Robert Mangold on Working at MoMA

'1/2 W Series' (1968), in the collection of MoMA. (© Robert Mangold)

‘1/2 W Series’ (1968), in the collection of MoMA. (© Robert Mangold)

In a new video that PBS’s Art 21 program just released, Robert Mangold talks about working as a guard at the Museum of Modern Art in the early 1960s. It sounds like it was a pretty good gig. Here’s Mr. Mangold:

“It was a nice job. The museum opened at 11 and closed at 5, so it was like, uh, not bad. It was union wages and everybody liked it.”

That’s where he met one of his longest friends, Sol LeWitt, who was also working there at the time.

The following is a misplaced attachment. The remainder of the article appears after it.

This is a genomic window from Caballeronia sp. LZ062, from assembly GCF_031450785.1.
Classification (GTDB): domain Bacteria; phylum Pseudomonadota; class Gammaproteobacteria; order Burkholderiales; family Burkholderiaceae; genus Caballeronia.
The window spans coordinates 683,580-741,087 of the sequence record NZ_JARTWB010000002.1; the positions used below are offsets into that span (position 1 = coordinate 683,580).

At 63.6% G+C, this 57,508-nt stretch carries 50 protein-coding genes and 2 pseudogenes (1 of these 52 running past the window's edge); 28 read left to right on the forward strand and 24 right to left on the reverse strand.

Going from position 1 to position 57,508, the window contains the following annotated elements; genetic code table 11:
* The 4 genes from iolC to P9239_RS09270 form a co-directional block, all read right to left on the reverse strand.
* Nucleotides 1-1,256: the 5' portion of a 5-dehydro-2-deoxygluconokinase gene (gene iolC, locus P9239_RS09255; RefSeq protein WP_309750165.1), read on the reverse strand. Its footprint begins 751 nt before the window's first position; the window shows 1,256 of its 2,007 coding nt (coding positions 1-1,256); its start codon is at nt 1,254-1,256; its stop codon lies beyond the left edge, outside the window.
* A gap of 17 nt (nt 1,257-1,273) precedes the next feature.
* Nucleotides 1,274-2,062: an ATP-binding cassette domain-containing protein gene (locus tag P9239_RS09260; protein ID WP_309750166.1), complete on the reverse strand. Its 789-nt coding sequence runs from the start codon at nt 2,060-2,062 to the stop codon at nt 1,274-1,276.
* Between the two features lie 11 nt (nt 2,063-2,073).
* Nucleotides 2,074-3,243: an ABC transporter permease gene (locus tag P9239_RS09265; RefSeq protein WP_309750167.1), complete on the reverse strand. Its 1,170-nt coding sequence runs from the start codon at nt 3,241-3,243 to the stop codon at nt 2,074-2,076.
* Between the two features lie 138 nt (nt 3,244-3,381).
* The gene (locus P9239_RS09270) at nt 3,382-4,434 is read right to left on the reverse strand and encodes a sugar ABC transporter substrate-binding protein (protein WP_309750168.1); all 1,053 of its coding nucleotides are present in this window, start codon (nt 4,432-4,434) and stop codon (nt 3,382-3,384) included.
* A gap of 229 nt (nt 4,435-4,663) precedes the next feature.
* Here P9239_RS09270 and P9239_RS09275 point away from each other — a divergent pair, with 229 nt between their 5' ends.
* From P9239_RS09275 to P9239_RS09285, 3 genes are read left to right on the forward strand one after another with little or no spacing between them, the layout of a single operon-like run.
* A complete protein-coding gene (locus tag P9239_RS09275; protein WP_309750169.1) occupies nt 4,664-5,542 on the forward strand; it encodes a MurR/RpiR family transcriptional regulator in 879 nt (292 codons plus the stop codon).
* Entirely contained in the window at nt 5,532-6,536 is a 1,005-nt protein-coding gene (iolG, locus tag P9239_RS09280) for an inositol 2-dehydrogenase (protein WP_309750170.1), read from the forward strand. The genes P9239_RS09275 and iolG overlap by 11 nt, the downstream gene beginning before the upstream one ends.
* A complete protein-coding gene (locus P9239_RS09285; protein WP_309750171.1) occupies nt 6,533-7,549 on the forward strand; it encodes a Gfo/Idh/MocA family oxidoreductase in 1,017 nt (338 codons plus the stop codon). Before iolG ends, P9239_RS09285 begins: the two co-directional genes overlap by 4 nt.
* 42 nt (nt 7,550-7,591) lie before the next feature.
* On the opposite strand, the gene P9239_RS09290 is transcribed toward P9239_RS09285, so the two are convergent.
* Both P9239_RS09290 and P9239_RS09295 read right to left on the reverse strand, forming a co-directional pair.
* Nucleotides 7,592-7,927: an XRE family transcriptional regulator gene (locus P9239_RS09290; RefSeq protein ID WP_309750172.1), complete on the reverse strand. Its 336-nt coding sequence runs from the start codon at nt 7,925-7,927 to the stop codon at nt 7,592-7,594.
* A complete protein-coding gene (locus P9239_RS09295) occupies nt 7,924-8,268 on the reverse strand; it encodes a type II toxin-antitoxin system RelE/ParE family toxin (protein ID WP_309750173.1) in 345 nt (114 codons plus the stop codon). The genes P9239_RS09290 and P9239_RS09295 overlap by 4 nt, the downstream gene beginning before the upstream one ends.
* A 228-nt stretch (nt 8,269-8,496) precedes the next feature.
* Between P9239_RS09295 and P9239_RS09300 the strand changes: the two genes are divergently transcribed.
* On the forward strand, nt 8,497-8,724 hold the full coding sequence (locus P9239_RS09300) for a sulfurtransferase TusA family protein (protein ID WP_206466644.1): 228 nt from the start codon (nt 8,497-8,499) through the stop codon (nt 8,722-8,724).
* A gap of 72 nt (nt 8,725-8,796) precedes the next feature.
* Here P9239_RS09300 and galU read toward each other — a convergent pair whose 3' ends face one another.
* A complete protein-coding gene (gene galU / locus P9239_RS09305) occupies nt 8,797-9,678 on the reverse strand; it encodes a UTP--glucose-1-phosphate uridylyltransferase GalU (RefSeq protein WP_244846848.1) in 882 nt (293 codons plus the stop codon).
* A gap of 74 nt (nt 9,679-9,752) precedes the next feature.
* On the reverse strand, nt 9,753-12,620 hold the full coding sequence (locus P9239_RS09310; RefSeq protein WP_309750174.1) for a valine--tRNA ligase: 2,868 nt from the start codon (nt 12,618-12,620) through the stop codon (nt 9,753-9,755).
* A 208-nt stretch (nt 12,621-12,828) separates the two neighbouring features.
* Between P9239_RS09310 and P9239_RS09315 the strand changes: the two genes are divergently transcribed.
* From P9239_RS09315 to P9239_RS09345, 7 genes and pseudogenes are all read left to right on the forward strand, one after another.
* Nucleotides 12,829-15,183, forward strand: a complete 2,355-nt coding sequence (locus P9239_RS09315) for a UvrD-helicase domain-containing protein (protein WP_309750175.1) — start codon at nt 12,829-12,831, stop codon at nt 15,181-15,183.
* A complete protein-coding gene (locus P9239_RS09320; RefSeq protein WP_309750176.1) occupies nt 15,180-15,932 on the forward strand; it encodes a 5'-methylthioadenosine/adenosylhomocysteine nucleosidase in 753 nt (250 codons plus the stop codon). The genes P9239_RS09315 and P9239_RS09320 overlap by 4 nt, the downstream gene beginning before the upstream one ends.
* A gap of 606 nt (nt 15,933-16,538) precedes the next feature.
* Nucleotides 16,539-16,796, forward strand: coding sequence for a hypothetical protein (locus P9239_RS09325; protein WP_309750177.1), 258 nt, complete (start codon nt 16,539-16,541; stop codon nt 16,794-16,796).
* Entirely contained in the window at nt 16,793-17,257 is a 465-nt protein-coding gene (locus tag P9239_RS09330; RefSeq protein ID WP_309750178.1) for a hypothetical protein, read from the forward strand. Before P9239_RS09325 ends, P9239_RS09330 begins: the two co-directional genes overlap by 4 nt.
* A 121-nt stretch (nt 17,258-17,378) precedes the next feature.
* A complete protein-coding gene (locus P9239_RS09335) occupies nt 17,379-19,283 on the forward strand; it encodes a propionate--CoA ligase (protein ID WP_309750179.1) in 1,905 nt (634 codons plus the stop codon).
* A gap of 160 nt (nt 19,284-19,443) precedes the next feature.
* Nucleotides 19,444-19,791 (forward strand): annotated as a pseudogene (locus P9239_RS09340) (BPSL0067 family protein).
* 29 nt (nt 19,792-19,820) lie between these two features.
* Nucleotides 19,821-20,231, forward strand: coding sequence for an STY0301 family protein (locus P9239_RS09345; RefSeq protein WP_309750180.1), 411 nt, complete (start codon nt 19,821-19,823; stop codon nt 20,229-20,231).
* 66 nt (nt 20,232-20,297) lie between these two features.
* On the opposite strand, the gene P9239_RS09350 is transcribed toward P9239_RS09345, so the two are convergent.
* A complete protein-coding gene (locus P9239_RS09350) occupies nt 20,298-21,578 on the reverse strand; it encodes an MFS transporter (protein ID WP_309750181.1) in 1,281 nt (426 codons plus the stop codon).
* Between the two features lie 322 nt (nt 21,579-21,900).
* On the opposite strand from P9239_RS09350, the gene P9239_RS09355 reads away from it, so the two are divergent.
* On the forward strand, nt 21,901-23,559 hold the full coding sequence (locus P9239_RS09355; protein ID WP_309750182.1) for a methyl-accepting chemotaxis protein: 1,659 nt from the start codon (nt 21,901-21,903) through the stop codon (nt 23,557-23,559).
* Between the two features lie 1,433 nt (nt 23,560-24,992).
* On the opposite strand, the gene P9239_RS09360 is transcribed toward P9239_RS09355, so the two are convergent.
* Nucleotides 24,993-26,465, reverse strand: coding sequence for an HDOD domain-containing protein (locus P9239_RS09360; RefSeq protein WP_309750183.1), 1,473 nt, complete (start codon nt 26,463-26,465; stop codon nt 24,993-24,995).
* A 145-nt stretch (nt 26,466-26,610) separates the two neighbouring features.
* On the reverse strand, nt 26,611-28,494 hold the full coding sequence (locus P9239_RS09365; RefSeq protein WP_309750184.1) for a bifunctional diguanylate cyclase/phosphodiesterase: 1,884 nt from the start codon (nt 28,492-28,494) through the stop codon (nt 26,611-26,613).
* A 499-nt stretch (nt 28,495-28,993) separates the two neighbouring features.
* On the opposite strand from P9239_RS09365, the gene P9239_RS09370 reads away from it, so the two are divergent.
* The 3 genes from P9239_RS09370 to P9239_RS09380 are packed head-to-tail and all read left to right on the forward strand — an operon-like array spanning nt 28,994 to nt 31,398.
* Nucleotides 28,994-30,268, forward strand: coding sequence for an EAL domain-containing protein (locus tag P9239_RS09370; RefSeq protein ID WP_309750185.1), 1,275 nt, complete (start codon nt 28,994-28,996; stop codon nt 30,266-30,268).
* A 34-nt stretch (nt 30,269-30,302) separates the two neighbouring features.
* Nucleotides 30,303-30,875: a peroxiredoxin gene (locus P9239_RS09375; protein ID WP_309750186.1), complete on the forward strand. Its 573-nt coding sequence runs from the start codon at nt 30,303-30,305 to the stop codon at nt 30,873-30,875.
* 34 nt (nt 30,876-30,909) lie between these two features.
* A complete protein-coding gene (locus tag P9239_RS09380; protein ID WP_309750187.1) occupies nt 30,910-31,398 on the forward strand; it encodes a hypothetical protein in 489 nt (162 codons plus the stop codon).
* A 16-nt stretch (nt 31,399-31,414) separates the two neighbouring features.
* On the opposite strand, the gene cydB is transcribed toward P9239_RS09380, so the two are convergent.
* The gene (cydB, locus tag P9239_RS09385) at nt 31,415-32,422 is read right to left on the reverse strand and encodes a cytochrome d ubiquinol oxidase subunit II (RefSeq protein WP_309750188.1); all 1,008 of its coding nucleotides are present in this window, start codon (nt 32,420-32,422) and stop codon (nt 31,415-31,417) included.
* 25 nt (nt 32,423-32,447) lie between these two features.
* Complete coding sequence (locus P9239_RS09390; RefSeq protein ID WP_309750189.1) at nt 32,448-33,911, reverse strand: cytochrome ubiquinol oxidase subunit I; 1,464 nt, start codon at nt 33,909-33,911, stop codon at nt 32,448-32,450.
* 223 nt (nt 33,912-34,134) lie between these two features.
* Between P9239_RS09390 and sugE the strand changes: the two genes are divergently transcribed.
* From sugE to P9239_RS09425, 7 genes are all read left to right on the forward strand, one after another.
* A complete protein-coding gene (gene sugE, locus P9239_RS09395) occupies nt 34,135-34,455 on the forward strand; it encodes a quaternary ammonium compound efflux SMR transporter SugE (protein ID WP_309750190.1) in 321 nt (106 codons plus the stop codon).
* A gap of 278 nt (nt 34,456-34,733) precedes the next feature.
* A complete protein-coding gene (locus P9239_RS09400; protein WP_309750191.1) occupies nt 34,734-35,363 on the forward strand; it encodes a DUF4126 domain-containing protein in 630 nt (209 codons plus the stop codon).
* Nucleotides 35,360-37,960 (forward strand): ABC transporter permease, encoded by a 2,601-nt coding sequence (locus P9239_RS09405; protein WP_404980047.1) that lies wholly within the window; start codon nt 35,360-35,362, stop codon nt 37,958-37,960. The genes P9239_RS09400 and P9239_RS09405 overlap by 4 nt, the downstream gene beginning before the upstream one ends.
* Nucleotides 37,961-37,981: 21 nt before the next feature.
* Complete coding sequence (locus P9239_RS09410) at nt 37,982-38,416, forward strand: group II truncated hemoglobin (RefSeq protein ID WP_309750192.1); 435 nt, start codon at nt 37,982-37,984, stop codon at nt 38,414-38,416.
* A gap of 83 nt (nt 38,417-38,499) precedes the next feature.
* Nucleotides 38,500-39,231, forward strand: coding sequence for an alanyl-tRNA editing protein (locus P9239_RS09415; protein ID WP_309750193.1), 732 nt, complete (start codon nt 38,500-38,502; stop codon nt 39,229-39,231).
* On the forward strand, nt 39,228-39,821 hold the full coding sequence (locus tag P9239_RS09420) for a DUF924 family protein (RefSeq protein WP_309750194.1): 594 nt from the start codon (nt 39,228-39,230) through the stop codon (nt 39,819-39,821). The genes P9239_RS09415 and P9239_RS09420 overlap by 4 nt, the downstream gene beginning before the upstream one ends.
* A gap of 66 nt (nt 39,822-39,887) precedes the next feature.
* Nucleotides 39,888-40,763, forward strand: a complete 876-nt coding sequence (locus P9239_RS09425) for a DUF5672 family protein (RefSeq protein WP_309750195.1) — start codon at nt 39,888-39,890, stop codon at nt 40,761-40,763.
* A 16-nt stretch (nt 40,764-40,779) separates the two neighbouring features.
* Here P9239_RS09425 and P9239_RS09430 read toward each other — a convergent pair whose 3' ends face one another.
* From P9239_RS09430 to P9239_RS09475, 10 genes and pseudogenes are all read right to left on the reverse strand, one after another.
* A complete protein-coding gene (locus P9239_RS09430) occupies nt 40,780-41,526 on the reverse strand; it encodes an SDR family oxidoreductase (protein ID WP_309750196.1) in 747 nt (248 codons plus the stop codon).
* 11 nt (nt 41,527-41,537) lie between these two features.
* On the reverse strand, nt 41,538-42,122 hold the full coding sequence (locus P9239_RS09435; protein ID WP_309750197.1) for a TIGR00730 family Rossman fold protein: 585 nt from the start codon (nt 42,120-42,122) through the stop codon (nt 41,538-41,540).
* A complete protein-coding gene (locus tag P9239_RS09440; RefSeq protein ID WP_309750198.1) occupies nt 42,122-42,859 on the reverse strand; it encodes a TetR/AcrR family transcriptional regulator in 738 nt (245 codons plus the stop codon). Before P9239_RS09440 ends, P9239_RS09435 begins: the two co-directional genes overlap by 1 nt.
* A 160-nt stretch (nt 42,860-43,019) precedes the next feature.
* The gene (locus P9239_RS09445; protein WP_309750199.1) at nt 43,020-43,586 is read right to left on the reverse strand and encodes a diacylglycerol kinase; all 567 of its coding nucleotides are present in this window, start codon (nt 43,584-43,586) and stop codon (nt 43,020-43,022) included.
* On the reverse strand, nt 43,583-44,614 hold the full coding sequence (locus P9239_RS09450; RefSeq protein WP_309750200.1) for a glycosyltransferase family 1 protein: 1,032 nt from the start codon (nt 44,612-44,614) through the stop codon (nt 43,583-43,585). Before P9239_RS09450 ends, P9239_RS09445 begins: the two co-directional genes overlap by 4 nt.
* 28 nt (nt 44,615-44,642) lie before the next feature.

Quite a few soon-to-be-prominent artists and critics were employed by MoMA in that era, like Dan Flavin, Scott Burton, Lucy Lippard, Frank O’Hara and Robert Ryman. (Suzanne P. Hudson’s 2009 book Robert Ryman: Used Paint has some solid background on the artist’s time there.)

MoMA’s Inside/Out blog ran an article in 2010 about art types employed by the museum over the years. It’s worth a read. The full Mangold video follows below.

Robert Mangold on Working at MoMA